Gene Essentiality Analyzed by In Vivo Transposon Mutagenesis and Machine Learning in a Stable Haploid Isolate of Candida albicans.
ABSTRACT: Knowing the full set of essential genes for a given organism provides important information about ways to promote, and to limit, its growth and survival. For many non-model organisms, the lack of a stable haploid state and low transformation efficiencies impede the use of conventional approaches to generate a genome-wide comprehensive set of mutant strains and the identification of the genes essential for growth. Here we report on the isolation and utilization of a highly stable haploid derivative of the human pathogenic fungus Candida albicans, together with a modified heterologous transposon and machine learning (ML) analysis method, to predict the degree to which all of the open reading frames are required for growth under standard laboratory conditions. We identified 1,610?C. albicans essential genes, including 1,195 with high "essentiality confidence" scores, thereby increasing the number of essential genes (currently 66 in the Candida Genome Database) by >20-fold and providing an unbiased approach to determine the degree of confidence in the determination of essentiality. Among the genes essential in C. albicans were 602 genes also essential in the model budding and fission yeasts analyzed by both deletion and transposon mutagenesis. We also identified essential genes conserved among the four major human pathogens C. albicans, Aspergillus fumigatus, Cryptococcus neoformans, and Histoplasma capsulatum and highlight those that lack homologs in humans and that thus could serve as potential targets for the design of antifungal therapies.IMPORTANCE Comprehensive understanding of an organism requires that we understand the contributions of most, if not all, of its genes. Classical genetic approaches to this issue have involved systematic deletion of each gene in the genome, with comprehensive sets of mutants available only for very-well-studied model organisms. We took a different approach, harnessing the power of in vivo transposition coupled with deep sequencing to identify >500,000 different mutations, one per cell, in the prevalent human fungal pathogen Candida albicans and to map their positions across the genome. The transposition approach is efficient and less labor-intensive than classic approaches. Here, we describe the production and analysis (aided by machine learning) of a large collection of mutants and the comprehensive identification of 1,610?C. albicans genes that are essential for growth under standard laboratory conditions. Among these C. albicans essential genes, we identify those that are also essential in two distantly related model yeasts as well as those that are conserved in all four major human fungal pathogens and that are not conserved in the human genome. This list of genes with functions important for the survival of the pathogen provides a good starting point for the development of new antifungal drugs, which are greatly needed because of the emergence of fungal pathogens with elevated resistance and/or tolerance of the currently limited set of available antifungal drugs.
Project description:The discovery of novel classes of antifungal drugs depends to a certain extent on the identification of new, unexplored targets that are essential for growth of fungal pathogens. Likewise, the broad-spectrum capacity of future antifungals requires the target gene(s) to be conserved among key fungal pathogens. Using a genome comparison (or concordance) tool, we identified 240 conserved genes as candidates for potential antifungal targets in 10 fungal genomes. To facilitate the identification of essential genes in Candida albicans, we developed a repressible C. albicans MET3 (CaMET3) promoter system capable of evaluating gene essentiality on a genome-wide scale. The CaMET3 promoter was found to be highly amenable to controlled gene expression, a prerequisite for use in target-based whole-cell screening. When the expression of the known antifungal target C. albicans ERG1 was reduced via down-regulation of the CaMET3 promoter, the CaERG1 conditional mutant strain became hypersensitive, specifically to its inhibitor, terbinafine. Furthermore, parallel screening against a small compound library using the CaERG1 conditional mutant under normal and repressed conditions uncovered several hypersensitive compound hits. This work therefore demonstrates a streamlined process for proceeding from selection and validation of candidate antifungal targets to screening for specific inhibitors.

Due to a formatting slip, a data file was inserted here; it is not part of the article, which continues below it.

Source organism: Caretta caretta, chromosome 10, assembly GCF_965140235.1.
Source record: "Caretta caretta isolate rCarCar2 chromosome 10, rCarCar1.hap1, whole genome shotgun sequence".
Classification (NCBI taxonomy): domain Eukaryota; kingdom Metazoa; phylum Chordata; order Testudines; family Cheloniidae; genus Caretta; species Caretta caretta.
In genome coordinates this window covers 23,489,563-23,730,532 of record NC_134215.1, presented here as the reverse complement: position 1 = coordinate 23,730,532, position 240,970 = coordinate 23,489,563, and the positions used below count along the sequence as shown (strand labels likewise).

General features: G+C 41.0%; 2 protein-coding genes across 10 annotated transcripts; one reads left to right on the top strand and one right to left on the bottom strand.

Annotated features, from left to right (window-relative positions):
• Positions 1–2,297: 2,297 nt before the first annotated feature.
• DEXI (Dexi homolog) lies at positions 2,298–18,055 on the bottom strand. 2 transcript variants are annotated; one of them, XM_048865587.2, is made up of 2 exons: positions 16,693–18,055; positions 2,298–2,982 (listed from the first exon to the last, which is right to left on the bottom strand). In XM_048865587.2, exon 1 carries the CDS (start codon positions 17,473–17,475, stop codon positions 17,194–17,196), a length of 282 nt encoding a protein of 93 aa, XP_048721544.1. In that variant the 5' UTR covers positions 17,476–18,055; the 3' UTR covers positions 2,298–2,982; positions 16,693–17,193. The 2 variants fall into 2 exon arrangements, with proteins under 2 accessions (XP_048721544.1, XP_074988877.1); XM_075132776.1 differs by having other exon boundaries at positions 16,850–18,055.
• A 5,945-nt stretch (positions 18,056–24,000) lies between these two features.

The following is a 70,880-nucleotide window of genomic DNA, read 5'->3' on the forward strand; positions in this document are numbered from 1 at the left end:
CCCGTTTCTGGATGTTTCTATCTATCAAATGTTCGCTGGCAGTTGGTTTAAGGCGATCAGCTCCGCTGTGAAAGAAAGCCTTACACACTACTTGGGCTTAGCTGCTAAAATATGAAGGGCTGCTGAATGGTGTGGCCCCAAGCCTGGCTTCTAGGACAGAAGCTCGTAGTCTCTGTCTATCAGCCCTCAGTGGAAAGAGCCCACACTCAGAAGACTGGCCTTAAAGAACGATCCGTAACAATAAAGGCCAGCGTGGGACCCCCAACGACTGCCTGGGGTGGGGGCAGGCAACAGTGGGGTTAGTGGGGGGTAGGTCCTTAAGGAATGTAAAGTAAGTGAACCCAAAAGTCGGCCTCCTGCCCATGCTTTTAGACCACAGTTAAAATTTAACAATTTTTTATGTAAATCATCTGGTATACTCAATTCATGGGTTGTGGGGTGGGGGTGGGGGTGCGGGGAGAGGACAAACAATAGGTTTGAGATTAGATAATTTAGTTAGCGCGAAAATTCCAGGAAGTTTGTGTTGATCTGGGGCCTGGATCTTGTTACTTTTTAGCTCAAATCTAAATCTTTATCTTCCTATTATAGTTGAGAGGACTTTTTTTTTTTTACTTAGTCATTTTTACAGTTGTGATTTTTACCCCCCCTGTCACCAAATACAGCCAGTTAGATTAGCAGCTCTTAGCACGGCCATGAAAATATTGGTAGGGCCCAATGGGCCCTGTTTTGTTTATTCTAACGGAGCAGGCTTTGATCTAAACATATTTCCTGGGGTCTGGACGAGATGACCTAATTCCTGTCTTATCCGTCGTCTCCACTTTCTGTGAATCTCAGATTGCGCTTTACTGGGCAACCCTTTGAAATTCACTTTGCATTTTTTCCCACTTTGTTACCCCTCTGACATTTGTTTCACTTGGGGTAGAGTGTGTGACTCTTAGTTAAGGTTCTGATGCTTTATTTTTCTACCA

Project description:Aspergillus fumigatus is the most prevalent airborne filamentous fungal pathogen in humans, causing severe and often fatal invasive infections in immunocompromised patients. Currently available antifungal drugs to treat invasive aspergillosis have limited modes of action, and few are safe and effective. To identify and prioritize antifungal drug targets, we have developed a conditional promoter replacement (CPR) strategy using the nitrogen-regulated A. fumigatus NiiA promoter (pNiiA). The gene essentiality for 35 A. fumigatus genes was directly demonstrated by this pNiiA-CPR strategy from a set of 54 genes representing broad biological functions whose orthologs are confirmed to be essential for growth in Candida albicans and Saccharomyces cerevisiae. Extending this approach, we show that the ERG11 gene family (ERG11A and ERG11B) is essential in A. fumigatus despite neither member being essential individually. In addition, we demonstrate the pNiiA-CPR strategy is suitable for in vivo phenotypic analyses, as a number of conditional mutants, including an ERG11 double mutant (erg11BDelta, pNiiA-ERG11A), failed to establish a terminal infection in an immunocompromised mouse model of systemic aspergillosis. Collectively, the pNiiA-CPR strategy enables a rapid and reliable means to directly identify, phenotypically characterize, and facilitate target-based whole cell assays to screen A. fumigatus essential genes for cognate antifungal inhibitors.